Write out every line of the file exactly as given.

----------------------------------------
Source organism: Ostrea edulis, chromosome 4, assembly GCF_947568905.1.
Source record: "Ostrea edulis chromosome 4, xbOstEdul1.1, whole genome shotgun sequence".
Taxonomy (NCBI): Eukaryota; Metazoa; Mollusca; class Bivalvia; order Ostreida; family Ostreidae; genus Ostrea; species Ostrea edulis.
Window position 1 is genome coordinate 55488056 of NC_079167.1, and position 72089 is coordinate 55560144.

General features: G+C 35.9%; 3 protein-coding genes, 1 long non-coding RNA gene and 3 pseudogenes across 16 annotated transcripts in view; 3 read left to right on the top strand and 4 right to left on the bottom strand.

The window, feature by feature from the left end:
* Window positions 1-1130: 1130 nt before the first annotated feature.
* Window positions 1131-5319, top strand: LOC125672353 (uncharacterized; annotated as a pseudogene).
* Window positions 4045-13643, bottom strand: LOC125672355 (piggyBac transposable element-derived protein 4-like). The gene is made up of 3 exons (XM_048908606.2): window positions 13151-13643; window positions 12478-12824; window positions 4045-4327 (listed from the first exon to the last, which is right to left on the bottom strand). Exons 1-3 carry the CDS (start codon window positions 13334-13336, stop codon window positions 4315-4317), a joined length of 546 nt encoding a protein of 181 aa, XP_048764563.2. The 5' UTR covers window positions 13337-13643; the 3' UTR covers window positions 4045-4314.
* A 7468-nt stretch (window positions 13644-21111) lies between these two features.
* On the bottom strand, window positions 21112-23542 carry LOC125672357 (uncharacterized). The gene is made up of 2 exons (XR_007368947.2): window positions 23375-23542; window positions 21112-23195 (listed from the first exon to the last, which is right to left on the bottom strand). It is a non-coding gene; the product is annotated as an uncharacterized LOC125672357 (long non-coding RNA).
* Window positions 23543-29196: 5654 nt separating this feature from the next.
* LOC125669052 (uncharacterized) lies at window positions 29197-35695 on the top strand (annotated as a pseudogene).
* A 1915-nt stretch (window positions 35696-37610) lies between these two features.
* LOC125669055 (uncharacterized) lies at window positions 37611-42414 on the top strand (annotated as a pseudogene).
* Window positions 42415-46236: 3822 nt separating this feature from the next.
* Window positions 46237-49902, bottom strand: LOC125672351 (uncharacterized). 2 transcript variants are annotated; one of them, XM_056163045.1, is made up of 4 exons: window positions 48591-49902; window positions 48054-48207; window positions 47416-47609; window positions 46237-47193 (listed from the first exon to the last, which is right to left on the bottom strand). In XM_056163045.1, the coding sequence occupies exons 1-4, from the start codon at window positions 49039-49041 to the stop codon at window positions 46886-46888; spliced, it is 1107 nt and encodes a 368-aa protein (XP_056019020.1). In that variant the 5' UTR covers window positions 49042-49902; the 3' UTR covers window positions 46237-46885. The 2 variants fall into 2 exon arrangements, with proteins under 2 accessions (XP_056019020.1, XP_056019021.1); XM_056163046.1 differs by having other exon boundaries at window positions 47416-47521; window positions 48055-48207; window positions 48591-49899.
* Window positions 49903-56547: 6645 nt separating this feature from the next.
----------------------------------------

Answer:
Source organism: Ostrea edulis, chromosome 4, assembly GCF_947568905.1.
Source record: "Ostrea edulis chromosome 4, xbOstEdul1.1, whole genome shotgun sequence".
Taxonomy (NCBI): Eukaryota; Metazoa; Mollusca; class Bivalvia; order Ostreida; family Ostreidae; genus Ostrea; species Ostrea edulis.
Window position 1 is genome coordinate 55488056 of NC_079167.1, and position 72089 is coordinate 55560144.

General features: G+C 35.9%; 3 protein-coding genes, 1 long non-coding RNA gene and 3 pseudogenes across 16 annotated transcripts in view; 3 read left to right on the top strand and 4 right to left on the bottom strand.

The window, feature by feature from the left end:
* Window positions 1-1130: 1130 nt before the first annotated feature.
* Window positions 1131-5319, top strand: LOC125672353 (uncharacterized; annotated as a pseudogene).
* Window positions 4045-13643, bottom strand: LOC125672355 (piggyBac transposable element-derived protein 4-like). The gene is made up of 3 exons (XM_048908606.2): window positions 13151-13643; window positions 12478-12824; window positions 4045-4327 (listed from the first exon to the last, which is right to left on the bottom strand). Exons 1-3 carry the CDS (start codon window positions 13334-13336, stop codon window positions 4315-4317), a joined length of 546 nt encoding a protein of 181 aa, XP_048764563.2. The 5' UTR covers window positions 13337-13643; the 3' UTR covers window positions 4045-4314.
* A 7468-nt stretch (window positions 13644-21111) lies between these two features.
* On the bottom strand, window positions 21112-23542 carry LOC125672357 (uncharacterized). The gene is made up of 2 exons (XR_007368947.2): window positions 23375-23542; window positions 21112-23195 (listed from the first exon to the last, which is right to left on the bottom strand). It is a non-coding gene; the product is annotated as an uncharacterized LOC125672357 (long non-coding RNA).
* Window positions 23543-29196: 5654 nt separating this feature from the next.
* LOC125669052 (uncharacterized) lies at window positions 29197-35695 on the top strand (annotated as a pseudogene).
* A 1915-nt stretch (window positions 35696-37610) lies between these two features.
* LOC125669055 (uncharacterized) lies at window positions 37611-42414 on the top strand (annotated as a pseudogene).
* Window positions 42415-46236: 3822 nt separating this feature from the next.
* Window positions 46237-49902, bottom strand: LOC125672351 (uncharacterized). 2 transcript variants are annotated; one of them, XM_056163045.1, is made up of 4 exons: window positions 48591-49902; window positions 48054-48207; window positions 47416-47609; window positions 46237-47193 (listed from the first exon to the last, which is right to left on the bottom strand). In XM_056163045.1, the coding sequence occupies exons 1-4, from the start codon at window positions 49039-49041 to the stop codon at window positions 46886-46888; spliced, it is 1107 nt and encodes a 368-aa protein (XP_056019020.1). In that variant the 5' UTR covers window positions 49042-49902; the 3' UTR covers window positions 46237-46885. The 2 variants fall into 2 exon arrangements, with proteins under 2 accessions (XP_056019020.1, XP_056019021.1); XM_056163046.1 differs by having other exon boundaries at window positions 47416-47521; window positions 48055-48207; window positions 48591-49899.
* Window positions 49903-56547: 6645 nt separating this feature from the next.